Word of Kate Garner’s London success spread fast, and the British photographer began to gain traction in other cities. LA was hot on the line; her book of real, raw, original images heralding Kate as a great urban photographer and summoning her across the seas. She immediately started work with several subjects from urban music and culture. Some of the most iconic captures are Eazy E, Dr. Dre, and Tone Loc. At the same time, she was shooting for English magazines like the Face and i-D, black and white portraits of LA's Samoan community, identity artist JT Leroy, and ongoing fashion shoots. 'The light in LA blew my mind." says Kate. Deep hard shadows mixed with soft golden southern sunlight.

Little Cool 1 30 x 30  _ JM Art Management.jpg

Little Cool 1, 1994

Hahnemuhle fine art archival paper

30 × 30 in

76.2 × 76.2 cm

Edition of 20

Little Cool 2 30 x 30 _ JM Art Management.jpg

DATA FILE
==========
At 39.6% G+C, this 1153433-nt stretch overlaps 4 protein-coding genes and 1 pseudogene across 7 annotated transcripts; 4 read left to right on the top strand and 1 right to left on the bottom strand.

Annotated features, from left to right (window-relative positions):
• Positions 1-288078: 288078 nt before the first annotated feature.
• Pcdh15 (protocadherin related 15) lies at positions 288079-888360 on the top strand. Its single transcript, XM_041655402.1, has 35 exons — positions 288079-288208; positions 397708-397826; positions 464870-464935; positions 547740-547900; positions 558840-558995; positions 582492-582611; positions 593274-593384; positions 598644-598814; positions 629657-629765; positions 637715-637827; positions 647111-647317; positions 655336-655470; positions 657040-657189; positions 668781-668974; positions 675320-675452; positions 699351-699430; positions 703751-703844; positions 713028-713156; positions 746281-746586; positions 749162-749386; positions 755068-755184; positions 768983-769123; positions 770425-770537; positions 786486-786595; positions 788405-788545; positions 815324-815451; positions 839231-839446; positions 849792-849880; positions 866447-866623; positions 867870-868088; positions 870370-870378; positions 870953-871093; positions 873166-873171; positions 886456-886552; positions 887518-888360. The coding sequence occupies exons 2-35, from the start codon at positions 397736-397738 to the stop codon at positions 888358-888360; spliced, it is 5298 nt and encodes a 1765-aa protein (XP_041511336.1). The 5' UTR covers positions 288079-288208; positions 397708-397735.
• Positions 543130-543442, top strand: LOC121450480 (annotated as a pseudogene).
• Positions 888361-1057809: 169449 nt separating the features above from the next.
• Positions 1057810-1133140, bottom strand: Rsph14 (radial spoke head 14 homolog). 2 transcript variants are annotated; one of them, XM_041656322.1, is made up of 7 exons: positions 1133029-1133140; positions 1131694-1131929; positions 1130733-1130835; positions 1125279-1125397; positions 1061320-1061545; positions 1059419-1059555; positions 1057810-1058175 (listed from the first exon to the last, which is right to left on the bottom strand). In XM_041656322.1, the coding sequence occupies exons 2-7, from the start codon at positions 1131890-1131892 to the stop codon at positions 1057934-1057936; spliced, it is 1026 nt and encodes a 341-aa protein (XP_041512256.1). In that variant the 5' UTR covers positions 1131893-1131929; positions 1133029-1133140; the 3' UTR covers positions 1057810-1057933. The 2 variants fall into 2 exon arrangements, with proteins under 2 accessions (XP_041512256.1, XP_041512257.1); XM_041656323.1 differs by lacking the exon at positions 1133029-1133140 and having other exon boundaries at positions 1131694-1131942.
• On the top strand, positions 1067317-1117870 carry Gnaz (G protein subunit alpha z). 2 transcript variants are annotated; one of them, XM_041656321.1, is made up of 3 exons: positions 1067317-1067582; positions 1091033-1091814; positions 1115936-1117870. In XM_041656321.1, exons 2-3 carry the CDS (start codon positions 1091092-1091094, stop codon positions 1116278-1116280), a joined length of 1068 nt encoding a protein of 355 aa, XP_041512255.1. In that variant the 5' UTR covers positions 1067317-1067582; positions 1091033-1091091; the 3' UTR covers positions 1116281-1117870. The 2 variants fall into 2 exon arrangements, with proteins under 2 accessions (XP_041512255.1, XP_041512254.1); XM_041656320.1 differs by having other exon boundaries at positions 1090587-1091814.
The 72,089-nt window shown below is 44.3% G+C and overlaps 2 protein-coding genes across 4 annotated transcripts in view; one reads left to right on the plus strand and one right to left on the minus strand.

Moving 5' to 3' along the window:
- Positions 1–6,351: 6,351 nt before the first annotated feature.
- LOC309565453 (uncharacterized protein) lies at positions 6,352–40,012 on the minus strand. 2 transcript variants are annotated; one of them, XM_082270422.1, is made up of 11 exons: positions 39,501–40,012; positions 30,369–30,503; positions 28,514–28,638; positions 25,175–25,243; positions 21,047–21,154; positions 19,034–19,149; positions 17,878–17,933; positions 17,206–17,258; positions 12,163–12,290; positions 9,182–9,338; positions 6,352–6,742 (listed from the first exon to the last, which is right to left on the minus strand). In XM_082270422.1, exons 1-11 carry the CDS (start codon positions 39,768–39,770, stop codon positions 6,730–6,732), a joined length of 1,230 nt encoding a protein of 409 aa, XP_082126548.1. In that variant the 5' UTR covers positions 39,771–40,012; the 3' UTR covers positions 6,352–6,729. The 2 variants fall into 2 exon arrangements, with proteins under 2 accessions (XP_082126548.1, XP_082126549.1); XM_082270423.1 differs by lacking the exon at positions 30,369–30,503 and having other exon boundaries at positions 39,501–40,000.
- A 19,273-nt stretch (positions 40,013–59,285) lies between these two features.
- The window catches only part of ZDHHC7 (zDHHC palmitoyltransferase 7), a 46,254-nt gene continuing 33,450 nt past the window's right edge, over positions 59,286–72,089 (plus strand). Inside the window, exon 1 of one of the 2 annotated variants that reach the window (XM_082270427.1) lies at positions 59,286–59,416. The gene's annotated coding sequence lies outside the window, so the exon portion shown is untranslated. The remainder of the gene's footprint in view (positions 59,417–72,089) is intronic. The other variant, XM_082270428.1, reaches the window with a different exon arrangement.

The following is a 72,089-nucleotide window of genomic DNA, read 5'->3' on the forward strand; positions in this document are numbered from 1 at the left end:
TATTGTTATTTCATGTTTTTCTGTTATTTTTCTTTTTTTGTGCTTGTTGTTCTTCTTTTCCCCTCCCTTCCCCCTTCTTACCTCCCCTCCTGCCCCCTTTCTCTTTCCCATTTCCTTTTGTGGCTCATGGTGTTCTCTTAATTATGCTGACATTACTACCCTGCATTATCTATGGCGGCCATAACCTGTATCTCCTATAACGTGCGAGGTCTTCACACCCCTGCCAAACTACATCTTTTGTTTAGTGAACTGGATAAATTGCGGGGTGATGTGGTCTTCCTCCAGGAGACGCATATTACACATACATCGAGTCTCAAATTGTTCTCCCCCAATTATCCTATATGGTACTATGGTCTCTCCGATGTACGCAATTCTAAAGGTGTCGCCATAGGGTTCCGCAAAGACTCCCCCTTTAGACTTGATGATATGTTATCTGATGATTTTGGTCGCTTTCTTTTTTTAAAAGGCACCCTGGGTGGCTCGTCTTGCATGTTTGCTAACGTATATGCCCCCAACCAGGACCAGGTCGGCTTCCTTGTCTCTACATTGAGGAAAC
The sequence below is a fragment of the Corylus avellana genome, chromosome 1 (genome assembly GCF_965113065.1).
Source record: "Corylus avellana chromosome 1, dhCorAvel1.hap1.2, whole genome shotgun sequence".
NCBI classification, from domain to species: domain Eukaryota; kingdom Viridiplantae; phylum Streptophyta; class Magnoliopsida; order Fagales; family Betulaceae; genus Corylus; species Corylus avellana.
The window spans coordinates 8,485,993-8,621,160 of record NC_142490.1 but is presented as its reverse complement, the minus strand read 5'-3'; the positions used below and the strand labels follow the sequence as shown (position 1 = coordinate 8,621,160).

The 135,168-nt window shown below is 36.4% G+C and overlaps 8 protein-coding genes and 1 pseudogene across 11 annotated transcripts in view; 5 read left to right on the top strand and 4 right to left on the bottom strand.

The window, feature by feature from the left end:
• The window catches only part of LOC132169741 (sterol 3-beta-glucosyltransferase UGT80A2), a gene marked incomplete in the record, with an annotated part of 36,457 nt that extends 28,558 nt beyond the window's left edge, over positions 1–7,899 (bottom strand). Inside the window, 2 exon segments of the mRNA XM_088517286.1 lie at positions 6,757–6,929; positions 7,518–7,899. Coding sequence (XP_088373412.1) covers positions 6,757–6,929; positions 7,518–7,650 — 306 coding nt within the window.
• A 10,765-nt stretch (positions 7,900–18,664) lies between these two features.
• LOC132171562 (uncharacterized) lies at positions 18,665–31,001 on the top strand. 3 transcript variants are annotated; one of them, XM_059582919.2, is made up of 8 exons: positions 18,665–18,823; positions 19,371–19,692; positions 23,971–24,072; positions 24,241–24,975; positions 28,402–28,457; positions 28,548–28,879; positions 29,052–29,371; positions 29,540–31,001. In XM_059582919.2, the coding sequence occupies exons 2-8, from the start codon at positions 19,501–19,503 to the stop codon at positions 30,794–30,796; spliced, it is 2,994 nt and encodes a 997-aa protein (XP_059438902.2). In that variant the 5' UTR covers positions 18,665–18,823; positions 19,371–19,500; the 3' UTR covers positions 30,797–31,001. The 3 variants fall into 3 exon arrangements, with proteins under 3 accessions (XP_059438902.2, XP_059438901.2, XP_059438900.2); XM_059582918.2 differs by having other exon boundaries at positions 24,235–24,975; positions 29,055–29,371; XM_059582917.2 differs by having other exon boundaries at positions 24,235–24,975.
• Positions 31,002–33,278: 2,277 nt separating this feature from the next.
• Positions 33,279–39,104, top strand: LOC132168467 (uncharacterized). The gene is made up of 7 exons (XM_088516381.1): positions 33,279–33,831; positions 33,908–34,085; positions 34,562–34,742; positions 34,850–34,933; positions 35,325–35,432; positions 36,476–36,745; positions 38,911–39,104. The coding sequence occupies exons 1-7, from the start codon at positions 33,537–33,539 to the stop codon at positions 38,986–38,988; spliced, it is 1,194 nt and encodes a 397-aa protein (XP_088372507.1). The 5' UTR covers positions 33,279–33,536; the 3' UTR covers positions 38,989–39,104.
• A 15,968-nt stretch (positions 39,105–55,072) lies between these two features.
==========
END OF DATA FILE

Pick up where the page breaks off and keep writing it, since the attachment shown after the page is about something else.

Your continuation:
Little Cool 2, 1994

Hahnemuhle fine art archival paper

30 × 30 in

76.2 × 76.2 cm

Edition of 20

As Kate developed the framework of her professional career, she was already developing a strong sense of purpose in her role as the great synthesizer and recorder of identity. “There’s just something moving and beautiful in the identity of a creature,” says Garner. This ethos is evident even in her earliest work as a foreshadowing of her life’s theme and purpose.

Shortly after landing in LA, Kate quickly escalated from urban artistry. Calls from Vogue and Elle magazines started pouring in. Once again, Kate Garner found herself working with the brightest up and coming talents--this time in Hollywood. Few can say they have created many of the most famous names and faces in entertainment, even at the height of their career. Kate has worked with a litany: Cameron Diaz, Gwyneth Paltrow, Angelina Jolie, Milla Jovovich--to name a few.